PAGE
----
30 June 2020
Wells, Wires and Wheels, a paper published by BNP Paribas Asset Management's Mark Lewis, outlined the tough road oil faces to remain competitive with renewables as an energy source for the transportation sector.
The report concluded that the price of gasoline would need to be $9-$10 a barrel, and $17 to $20 for diesel, for oil to compete with new wind and solar projects that will power electric vehicles.
By introducing the concept of Energy Return on Capital Invested (EROCI), Lewis demonstrated that, if oil is priced at approximately $60 per barrel, a $100 billion investment into renewables used specifically to power cars and light-duty vehicles would produce six to seven times more useful energy compared with an investment in oil that was used to fuel gasoline-powered vehicles. And it would produce three to four times more useful energy than oil for diesel-powered cars.
The oil industry continues to have the advantage that it can provide on-the-spot fuel in large quantities, while new wind and solar projects tend to deliver their energy over a 25-year operating life. Yet the scale of change that has affected the European utilities industry over the last decade by mass wind and solar roll-out, leading to stranded assets of fossil fuel generation assets, means the oil industry cannot be complacent about the speed with which wholescale change can occur.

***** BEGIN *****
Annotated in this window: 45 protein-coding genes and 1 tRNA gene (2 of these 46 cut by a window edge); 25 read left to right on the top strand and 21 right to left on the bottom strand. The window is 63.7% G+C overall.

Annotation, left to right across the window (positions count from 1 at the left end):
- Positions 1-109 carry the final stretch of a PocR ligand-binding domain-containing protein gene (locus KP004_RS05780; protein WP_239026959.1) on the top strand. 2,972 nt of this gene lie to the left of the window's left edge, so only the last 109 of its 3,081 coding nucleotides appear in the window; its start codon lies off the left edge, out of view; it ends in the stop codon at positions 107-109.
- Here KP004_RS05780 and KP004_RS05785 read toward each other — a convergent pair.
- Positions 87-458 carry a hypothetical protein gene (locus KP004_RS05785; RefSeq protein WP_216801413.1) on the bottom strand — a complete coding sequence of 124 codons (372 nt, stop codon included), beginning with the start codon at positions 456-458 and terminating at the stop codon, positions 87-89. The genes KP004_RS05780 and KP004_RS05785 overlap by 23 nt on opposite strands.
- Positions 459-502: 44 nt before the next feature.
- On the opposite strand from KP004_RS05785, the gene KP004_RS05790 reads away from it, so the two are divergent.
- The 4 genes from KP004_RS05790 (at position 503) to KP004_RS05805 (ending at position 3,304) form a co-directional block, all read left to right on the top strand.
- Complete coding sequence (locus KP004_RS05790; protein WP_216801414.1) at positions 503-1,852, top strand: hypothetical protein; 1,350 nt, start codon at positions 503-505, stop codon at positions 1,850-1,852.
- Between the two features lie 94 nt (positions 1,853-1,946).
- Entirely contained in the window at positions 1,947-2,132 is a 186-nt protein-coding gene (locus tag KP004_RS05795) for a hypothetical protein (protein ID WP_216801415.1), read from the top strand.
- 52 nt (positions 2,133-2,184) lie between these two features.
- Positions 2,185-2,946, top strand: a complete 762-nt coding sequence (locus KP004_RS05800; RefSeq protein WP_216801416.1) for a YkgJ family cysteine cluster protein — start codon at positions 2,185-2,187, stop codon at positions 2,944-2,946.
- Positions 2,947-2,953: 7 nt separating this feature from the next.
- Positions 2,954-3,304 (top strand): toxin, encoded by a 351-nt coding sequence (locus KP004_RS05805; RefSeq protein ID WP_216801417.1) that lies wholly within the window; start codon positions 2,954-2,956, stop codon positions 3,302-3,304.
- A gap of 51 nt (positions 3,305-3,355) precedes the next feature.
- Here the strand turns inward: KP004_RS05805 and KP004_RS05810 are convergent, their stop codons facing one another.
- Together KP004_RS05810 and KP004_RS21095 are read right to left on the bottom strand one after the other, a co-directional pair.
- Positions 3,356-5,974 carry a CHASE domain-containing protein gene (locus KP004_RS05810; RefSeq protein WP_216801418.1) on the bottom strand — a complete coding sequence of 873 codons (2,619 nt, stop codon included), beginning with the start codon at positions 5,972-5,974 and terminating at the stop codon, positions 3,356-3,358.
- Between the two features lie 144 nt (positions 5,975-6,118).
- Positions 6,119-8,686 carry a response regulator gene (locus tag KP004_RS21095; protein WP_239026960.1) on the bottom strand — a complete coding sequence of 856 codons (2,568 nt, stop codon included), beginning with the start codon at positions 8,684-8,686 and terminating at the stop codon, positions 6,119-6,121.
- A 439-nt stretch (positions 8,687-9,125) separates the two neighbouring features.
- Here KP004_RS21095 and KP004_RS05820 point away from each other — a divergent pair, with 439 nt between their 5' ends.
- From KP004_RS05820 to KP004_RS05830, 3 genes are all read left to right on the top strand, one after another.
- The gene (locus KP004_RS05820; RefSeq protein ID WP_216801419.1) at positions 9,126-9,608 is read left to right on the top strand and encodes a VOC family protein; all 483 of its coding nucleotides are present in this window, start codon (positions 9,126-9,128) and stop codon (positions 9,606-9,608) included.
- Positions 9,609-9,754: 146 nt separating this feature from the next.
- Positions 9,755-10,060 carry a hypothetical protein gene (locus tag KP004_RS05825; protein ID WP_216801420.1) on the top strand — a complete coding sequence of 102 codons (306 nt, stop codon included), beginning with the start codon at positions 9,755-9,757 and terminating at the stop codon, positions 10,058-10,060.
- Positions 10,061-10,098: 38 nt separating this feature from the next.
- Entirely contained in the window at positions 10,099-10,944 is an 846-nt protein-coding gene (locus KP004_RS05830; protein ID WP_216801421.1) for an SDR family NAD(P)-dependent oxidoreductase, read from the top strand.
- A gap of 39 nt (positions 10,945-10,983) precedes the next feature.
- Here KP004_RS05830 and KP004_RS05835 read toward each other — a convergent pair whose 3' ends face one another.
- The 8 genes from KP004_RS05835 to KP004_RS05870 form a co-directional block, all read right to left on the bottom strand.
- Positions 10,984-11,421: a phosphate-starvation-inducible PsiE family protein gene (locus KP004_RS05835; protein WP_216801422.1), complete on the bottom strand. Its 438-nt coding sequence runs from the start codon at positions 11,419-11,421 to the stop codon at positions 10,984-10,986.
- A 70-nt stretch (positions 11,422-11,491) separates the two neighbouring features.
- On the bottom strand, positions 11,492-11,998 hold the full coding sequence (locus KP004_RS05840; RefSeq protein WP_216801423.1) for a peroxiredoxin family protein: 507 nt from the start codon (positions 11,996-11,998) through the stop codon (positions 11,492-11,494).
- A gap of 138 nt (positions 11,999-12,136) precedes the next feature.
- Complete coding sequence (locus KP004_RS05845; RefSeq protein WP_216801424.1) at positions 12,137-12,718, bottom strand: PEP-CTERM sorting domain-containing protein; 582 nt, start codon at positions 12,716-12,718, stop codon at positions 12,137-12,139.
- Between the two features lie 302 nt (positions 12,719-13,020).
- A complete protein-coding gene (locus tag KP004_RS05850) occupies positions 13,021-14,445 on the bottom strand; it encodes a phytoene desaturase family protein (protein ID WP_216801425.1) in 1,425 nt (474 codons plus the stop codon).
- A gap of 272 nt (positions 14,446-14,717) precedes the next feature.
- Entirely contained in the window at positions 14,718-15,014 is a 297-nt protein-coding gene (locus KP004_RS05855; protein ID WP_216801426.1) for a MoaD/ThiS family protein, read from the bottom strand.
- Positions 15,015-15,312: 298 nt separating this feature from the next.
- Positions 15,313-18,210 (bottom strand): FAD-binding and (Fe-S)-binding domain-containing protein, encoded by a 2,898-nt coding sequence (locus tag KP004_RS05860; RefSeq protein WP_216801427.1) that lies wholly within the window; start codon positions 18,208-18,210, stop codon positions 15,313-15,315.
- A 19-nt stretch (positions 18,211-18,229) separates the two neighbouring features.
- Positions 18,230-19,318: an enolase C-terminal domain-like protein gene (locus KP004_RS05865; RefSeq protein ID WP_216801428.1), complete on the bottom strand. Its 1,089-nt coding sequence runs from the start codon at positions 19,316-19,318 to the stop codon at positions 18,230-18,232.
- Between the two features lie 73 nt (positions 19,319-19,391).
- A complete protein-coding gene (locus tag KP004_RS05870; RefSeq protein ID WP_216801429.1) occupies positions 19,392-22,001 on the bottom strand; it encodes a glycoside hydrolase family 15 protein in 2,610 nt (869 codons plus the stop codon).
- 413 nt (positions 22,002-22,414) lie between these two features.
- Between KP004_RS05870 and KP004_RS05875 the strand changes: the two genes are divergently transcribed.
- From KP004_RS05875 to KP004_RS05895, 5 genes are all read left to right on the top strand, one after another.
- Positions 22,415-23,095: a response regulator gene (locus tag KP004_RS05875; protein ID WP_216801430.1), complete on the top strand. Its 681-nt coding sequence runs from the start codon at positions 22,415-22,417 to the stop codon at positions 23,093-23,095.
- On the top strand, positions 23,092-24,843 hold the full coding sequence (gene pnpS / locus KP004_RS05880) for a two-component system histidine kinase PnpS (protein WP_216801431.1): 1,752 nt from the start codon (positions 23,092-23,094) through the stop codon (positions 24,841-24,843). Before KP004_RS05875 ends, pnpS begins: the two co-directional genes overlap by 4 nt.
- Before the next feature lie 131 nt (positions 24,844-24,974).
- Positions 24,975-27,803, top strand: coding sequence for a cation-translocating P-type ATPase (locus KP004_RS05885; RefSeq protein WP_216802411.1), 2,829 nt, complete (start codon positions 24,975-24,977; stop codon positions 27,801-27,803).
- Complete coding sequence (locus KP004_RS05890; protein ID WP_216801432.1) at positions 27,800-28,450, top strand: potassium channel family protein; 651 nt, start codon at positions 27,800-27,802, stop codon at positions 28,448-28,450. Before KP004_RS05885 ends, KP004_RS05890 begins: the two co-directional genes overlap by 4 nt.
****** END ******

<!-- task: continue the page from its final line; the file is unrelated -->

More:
“In the past, the arguments for renewables over fossil fuels were all about the environmental benefits of clean energy compared with the negative climate impact of burning coal, oil, and gas,” said Lewis. “We are now in a new and revolutionary period where renewables can compete with oil and the other fossil fuels based on the cold economics alone. That changes everything. The environmental benefits are still there, of course, but now renewables can deliver cheaper energy than fossil fuels as well. The writing is therefore now on the wall: the end of the petroleum age is now in sight.”
Not only did the paper reveal startling figures about the long-term viability of oil in the transportation sector but it also had a significant reach, leading to op-eds in the Financial Times, a Forbes piece covering the paper receiving 150,000 views. It clarified for investors the need to assess the value of oil companies and the size of the universe of companies that could benefit from the energy transition.
Mark Lewis is global head of sustainability research at BNP Paribas Asset Management. Previously, he was managing director and head of research at the Carbon Tracker Initiative. EF